(This advice from someone whose early needs were about as you describe plus a small microwave. We installed 300W. Now having advanced from 100Ah AGM to 300Ah LiFePO4 and added freezer, shower water heating, induction cooktop and Instant Pot, more would be nice, but necessary because we now have B2B—see below.

Even if you get 400W up there, they will not be sufficient for all the reasons Johnny listed and more. It's the van's alternator you want to use, though, not its battery. Invest in a decent B2B charger and solar becomes the icing instead of the cake.
 

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... but provide more power than I would probably need.
No such thing. Actual output rarely comes close to their rated output. Fixed horizontal panels get an average 25% reduction right off the bat. I have 4x100W and have only seen 300W a few times, such as Arizona at high noon. Here on the PNW coast, I rarely see 200W. Right now, under a winter cloud cover, I'm getting a whopping 15W. Many folks also find themselves wanting more/different batteries a year or two down the road. Max out your available roof space and you will never regret it.
 

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We installed a Orion Stealth Roof Rack and were able to mount 4 of the Renogy 100 watt panels east/west and a MaxAir in the rear. It was a tight fit so the measurements had to be right on. We only have a 1000 watt system with 2 100ah batteries. So far we are very happy with our set up.
 

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I mount solar panels on vans the same
I fit 2 NEWPOWA 200's on my 136, plus a maxxfan and skylight. I mounted them sideways. My philisophy was fit as much up there as I could fit, to set you up for any future add-ons. And I'm glad i did.

View attachment 93278
I use 1515 rail instead of unistrut but otherwise do it the same way - fastened to the cleats.

400 watt is a good minimum.

I am mixed about roof exhaust fans because in this area it is just so hot in the summer.
 

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I am not planning on using a battery bank but a Bluetti 2000w Power Station. Can I plug the battery charger into that??
Another thing to think about before I put the walls on!!
Thanks
You might want to read this thread of @Bromaster5;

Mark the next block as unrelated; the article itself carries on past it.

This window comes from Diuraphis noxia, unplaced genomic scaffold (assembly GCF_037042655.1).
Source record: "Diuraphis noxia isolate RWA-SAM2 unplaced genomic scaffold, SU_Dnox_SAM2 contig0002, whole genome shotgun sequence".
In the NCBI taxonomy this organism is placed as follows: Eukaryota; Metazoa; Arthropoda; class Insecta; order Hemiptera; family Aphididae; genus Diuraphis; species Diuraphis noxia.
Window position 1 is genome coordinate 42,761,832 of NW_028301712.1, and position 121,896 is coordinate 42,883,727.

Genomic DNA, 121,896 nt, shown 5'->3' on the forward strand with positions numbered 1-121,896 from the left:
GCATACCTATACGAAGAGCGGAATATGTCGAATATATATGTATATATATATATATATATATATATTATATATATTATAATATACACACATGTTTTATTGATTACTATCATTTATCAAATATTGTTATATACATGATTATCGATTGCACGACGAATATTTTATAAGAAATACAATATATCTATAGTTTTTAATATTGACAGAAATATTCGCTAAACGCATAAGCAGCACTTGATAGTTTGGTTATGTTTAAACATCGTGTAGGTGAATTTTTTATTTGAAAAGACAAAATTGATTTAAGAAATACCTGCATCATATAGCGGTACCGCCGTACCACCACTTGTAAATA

The “Ecoflows” or “Bluettis” have specific array inputs that need to be satisfied IIRC.



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Or maybe this one ?



Not sure which 2000W Bluetti you are considering.

The tough issue with these “All in Ones” are charging them up & the expensive proprietary connection cord or solar panel systems.


Maybe @Boondogger will post her experience for you.
 

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Hi,
One thing to have a look at before you make a final decision is this test of MPG penalty for solar roof racks on a van
Basically the extra aero drag of the panels/rack can cost as much as 2+ MPG, or less thant 0.5 MPG depending on how much solar you mount and how you mount it.

I use a single large (315 watt) panel mounted as far back as possible and as close to the roof as possible with no rack - it just mounts to the roof with four angle brackets. All this to reduce aero drag. This has worked well for us and for the same loads as you have provides plenty of solar for most of the year where we use it.
Automotive tire Tire Window Bumper Vehicle


The number of amp-hrs you get from a given panel setup depends strongly on the season of the year and the part of the country you are in. You can use PVWatts to estimate how many amp-hrs you will get out of a solar array depending on loaction and time of year. This page gives some info on how to use PVWatts to tell you how much solar a given set of panels in a given location at a given time of year will produce for you.

The chart below will give you some idea how much solar varies with where you are and time of year .
It tells you how many amp-hrs you get on an average day for 200 watts of solar on the roof for several locations and time of year. Your loads are about the same as mine, and will probably be roughly 60 amp-hrs a day.
If you have more or less solar, just ratio it up or down - eg if you have 400 watts, double the amp-hrs shown on the chart.

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Another thing to consider is that how much solar you need depends a lot on how you use the van. Some people boondock for several days in locations that have no place to plug in and get a lot out of solar. Others drive almost every day and really rarely would get any benefit out of solar because their house battery is charged by the alternator.